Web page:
Feds indict former Madison Heights school leader, pal in bribery scandal
Detroit — A federal grand jury has filed a new indictment against Albert Morrison, former president of the Madison Heights District Public Schools Board of Education, alleging he received more than $560,000 in bribes and spent the money on personal luxuries, including Florida vacations and a boat slip.
The indictment, filed Thursday, accuses Morrison, 60, and Emergency Restoration contractor John David of conspiring in a bribery scheme that lasted from 2014-18. During Morrison's reign as president, David's company was awarded more than $3.1 million in school district contracts, prosecutors alleged and, in return, David, 64, of Troy issued checks to the school board president totaling $561,667, according to the indictment.
Morrison is the latest public official charged with wrongdoing during a prolonged crackdown on public corruption. In recent years, federal prosecutors in southeast Michigan have charged more than 110 people with corruption crimes.
"Children and their parents deserve a school system free of corruption,” U.S. Attorney Dawn Ison said in a statement. “Today’s indictment demonstrates our commitment to ensure that our educational systems put the interests of our kids first.”
Morrison's lawyer, Rhonda Brazile, did not respond immediately to a message seeking comment. A lawyer for David is not listed in court files.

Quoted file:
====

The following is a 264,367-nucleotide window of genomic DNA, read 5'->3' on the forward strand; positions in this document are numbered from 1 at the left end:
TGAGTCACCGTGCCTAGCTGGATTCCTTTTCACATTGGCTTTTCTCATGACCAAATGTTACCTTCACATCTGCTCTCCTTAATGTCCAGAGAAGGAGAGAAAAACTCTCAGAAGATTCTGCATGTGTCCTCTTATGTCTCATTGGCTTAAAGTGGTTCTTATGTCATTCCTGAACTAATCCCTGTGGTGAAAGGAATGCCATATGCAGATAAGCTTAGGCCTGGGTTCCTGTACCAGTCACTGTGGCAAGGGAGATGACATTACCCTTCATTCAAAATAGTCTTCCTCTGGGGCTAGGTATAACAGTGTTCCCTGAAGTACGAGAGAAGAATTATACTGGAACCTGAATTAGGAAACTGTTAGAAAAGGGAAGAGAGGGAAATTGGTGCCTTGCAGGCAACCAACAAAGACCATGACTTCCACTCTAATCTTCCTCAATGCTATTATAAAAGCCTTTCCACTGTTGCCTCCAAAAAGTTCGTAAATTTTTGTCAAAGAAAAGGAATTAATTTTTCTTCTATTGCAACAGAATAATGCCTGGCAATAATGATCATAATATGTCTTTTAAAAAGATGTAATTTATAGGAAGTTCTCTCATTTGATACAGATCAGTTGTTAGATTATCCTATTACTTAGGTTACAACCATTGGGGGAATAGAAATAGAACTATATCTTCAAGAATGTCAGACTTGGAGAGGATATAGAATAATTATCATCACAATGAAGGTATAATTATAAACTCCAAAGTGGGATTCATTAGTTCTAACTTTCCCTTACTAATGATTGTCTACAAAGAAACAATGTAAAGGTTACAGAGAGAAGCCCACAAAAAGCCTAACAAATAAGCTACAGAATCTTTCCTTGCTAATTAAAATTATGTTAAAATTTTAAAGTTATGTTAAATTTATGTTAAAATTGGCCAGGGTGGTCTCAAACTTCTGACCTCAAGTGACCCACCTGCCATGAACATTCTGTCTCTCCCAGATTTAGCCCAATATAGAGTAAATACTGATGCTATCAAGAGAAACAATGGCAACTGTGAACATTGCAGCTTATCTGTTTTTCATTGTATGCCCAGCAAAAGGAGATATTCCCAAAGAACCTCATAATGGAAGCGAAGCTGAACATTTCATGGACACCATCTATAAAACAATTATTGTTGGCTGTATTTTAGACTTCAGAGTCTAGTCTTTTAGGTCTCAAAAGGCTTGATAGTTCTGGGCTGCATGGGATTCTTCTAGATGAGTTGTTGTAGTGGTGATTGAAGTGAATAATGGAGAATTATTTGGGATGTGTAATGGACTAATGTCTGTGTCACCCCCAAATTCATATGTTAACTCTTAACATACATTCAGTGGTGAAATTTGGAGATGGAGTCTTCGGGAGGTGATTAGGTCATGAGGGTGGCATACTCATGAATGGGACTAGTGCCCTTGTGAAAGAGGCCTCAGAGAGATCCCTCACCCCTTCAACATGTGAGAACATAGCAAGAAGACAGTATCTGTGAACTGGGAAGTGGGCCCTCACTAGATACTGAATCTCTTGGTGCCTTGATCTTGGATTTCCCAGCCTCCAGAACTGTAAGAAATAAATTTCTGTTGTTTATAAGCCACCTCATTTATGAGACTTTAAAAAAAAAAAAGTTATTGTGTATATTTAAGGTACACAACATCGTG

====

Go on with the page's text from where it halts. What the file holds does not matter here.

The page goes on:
"David admitted he had to 'pay to play' in the school district, and David’s companies received approximately $3,167,275 from the Madison District during the bribery conspiracy," according to the indictment.
The indictment was filed three months after prosecutors originally charged Morrison with tax crimes for failing to report more than $500,000 in income from the school contractor.
Morrison and David are charged with bribery conspiracy and three counts of bribery concerning programs receiving federal funds. The conspiracy charge is punishable by up to five years in federal prison and the bribery charge is a 10-year felony. Morrison also is facing four counts of tax evasion — a five-year felony — and four counts of failing to file tax returns, each punishable by up to one year in prison.
“It is important that contracts funded by our school systems be awarded through a fair and transparent process, not through deals funded by bribes to those in positions of power,” said James Tarasca, special agent in charge of the FBI’s Detroit office.
Morrison tried to keep the payments a secret, prosecutors alleged.
He was confronted during a board meeting but denied having any ties to David or the contractor's company, prosecutors alleged. The duo also failed to disclose the payments to state auditors, according to the indictment.
Morrison failed to declare the bribery income to the IRS from 2014-18 and did not file tax returns for several years, according to the government. As a result, Morrison avoided paying approximately $118,200 in taxes.